Can National Coupon Month celebrations reverse a six-month decline in coupon redemptions?
Shoppers who clip and click on coupons for just 20 minutes a week stand to save more than $1,000 a year, according to the PMA, the Association for Integrated Marketing, which has celebrated National Coupon Month in September since 1998. Can this year’s event reverse the recent decline in coupon redemption?
Shopping discounts no doubt appeal to Millionaire investors who count frugality – along with hard work, education and smart investing – as their top wealth-building factors, according to Millionaire Corner research. But, a look at trends for the first-half of 2012 shows that interest is moving away from coupons, an American tradition since Coca-Cola issued a hand-written coupon in 1887.
Coupon redemptions have fallen 11 percent in the first half of 2012, compared to the same period in 2011, ending five years of steadily increasing redemptions, according to a new report from Inmar Promotions Network. Redemptions increased by 35 percent between 2006 and 2011.
The recent decline in coupons has occurred across all categories and types of coupons, according to the Inmar report. Food and non-food coupon redemption fell 11 percent and 15 percent, respectively, while Internet print-at-home redemptions are down 24 percent and free-standing insert (FSI) coupon redemptions are down 14 percent.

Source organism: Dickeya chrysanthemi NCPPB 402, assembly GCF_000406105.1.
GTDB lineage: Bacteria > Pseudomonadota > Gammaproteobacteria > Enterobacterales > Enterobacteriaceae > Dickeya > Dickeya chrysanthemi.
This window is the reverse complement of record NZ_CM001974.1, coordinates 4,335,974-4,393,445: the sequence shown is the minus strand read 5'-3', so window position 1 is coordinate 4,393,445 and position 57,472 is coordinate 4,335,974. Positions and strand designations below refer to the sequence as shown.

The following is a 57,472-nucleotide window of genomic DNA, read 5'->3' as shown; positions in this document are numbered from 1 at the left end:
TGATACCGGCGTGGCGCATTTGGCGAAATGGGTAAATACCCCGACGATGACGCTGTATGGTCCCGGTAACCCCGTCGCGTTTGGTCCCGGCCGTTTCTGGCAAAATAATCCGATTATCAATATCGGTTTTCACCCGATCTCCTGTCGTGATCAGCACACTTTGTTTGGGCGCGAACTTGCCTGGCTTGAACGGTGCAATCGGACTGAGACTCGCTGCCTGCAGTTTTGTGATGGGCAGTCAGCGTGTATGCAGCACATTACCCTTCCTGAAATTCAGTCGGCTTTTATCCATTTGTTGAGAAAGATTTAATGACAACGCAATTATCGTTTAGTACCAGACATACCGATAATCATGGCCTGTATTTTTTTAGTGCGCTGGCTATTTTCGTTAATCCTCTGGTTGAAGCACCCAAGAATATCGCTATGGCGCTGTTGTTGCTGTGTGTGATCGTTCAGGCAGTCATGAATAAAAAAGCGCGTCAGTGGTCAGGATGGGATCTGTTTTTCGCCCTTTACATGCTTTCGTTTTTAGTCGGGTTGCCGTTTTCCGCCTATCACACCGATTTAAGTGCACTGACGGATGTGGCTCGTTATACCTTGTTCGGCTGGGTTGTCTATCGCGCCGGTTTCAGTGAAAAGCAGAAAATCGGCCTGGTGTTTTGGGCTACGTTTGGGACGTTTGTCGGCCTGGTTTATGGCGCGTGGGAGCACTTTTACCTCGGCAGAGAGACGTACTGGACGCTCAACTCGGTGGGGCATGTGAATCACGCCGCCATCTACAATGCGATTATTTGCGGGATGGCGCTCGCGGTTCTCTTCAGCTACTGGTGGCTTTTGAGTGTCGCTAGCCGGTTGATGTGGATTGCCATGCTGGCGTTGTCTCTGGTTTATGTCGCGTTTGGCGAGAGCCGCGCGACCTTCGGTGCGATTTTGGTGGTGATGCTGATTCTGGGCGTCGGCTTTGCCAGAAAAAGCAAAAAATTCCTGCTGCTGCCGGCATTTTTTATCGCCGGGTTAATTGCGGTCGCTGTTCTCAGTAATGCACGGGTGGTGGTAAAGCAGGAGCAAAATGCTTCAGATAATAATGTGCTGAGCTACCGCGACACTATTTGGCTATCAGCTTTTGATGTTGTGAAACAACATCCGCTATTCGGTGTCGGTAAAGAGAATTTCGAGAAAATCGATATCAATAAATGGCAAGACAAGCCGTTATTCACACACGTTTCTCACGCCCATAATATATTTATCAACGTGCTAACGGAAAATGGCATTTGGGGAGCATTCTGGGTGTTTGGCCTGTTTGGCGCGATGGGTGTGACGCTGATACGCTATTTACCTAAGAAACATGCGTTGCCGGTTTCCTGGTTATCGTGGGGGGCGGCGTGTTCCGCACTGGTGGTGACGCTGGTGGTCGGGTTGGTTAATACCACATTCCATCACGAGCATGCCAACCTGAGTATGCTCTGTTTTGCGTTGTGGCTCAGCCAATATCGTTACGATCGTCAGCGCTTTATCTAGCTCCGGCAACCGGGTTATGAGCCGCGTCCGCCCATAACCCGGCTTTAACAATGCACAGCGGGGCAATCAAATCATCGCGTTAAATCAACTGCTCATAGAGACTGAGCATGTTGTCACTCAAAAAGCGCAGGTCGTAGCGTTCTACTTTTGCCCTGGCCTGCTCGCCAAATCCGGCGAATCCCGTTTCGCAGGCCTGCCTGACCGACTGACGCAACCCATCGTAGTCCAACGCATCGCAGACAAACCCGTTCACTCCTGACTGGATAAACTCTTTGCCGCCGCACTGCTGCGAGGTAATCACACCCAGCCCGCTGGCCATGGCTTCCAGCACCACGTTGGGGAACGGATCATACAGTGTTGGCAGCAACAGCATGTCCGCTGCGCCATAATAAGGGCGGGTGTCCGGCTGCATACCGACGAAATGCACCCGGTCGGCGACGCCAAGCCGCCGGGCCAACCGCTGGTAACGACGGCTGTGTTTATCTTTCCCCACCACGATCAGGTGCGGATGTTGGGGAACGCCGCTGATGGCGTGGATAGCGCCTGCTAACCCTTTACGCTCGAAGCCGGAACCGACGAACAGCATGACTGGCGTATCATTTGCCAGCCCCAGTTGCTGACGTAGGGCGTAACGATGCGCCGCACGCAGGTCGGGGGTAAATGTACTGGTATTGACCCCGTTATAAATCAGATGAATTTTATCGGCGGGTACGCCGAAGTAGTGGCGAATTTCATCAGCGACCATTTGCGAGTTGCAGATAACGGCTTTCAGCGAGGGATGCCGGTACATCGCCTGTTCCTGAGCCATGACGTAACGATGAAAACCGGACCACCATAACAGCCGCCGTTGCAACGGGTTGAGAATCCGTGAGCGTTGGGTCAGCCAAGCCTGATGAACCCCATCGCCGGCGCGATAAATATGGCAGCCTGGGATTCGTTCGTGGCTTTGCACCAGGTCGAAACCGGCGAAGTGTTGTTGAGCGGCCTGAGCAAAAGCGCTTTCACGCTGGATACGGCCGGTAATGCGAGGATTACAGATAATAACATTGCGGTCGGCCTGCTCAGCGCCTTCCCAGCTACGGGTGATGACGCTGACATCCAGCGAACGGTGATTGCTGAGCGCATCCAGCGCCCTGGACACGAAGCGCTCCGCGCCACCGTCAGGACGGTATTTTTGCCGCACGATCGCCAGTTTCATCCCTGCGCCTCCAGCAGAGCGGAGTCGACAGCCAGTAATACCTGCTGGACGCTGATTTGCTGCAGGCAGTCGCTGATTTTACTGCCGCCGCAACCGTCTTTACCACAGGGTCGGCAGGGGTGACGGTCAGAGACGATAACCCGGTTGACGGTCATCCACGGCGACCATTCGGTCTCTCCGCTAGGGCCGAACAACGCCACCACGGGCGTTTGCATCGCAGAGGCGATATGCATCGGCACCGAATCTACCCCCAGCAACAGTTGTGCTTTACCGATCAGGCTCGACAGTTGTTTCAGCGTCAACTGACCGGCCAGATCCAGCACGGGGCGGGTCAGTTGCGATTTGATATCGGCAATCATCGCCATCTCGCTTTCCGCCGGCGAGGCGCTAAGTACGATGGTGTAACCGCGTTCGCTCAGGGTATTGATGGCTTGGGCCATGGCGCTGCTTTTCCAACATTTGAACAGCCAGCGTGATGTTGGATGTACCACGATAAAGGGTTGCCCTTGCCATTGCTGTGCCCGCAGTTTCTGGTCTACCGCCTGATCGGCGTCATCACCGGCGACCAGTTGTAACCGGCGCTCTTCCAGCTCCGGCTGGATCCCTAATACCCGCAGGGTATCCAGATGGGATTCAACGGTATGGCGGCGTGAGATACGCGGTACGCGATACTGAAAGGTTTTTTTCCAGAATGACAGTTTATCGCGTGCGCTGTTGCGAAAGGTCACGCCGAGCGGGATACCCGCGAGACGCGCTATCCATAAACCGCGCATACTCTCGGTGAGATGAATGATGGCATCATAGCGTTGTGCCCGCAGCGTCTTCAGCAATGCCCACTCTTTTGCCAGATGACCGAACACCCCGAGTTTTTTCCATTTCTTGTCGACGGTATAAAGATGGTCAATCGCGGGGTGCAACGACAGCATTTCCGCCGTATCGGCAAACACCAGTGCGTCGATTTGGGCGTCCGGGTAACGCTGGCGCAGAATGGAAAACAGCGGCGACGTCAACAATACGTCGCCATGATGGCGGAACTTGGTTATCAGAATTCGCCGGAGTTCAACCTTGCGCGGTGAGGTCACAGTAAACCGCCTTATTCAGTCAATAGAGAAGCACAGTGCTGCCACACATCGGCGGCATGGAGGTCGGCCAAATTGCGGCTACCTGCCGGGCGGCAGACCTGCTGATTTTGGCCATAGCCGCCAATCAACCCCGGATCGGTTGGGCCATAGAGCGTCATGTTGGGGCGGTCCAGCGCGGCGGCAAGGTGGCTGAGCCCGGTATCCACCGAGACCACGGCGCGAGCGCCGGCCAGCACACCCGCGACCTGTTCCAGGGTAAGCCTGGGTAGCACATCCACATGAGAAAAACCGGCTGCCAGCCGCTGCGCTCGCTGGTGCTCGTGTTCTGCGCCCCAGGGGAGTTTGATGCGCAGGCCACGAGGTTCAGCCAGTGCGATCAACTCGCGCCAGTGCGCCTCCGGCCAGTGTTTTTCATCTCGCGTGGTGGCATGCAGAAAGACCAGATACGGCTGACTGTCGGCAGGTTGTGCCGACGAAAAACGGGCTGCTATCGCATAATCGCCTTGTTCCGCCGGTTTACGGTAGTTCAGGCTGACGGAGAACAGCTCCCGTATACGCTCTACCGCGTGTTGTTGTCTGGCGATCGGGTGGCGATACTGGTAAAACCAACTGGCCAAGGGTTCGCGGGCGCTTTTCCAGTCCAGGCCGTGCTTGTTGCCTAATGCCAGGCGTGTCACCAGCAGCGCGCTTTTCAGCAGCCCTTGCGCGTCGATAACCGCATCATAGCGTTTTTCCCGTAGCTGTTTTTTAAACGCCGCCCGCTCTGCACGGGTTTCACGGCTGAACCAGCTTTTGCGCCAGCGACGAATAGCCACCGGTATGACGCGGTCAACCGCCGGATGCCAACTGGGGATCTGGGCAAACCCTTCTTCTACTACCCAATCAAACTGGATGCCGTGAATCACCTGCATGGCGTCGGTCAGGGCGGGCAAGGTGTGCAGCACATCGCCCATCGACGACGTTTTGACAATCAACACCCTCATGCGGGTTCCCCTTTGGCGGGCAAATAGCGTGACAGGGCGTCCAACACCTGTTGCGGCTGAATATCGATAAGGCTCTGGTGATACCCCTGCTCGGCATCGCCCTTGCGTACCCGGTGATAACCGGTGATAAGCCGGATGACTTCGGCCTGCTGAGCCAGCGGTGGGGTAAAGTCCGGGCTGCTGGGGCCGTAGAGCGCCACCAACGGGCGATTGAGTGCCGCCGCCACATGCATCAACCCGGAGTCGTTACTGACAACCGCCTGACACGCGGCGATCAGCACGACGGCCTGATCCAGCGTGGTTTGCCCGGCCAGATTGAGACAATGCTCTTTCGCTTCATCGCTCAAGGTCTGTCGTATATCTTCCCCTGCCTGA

Several factors are contributing to the trend, including a decline in coupon promotions and less attractive coupon offers. Coupon face values are 9.3 percent lower in the second quarter of 2012, compared to the same period in 2011, and coupon redemption periods are shorter. At the same time, store brand, or private label sales, have been steadily increasing and appear to be an easy choice for cost-conscious consumers. A slight dip in unemployment may also be at play. Inmar research shows that “when unemployment is down, coupon use is down.”
Will frugality fade in an improving economy? Not likely, according to Inmar, which says, “It's clear that the consumer’s inherent desire for a deal is not showing any signs of fading. It’s the role of coupons and other promotions that appears to be changing.”
The company anticipates a 5 percent to 10 percent decline in coupon redemption for the year, as frugal Millionaires and other shoppers turn to store brand promotions and other opportunities to save while they spend.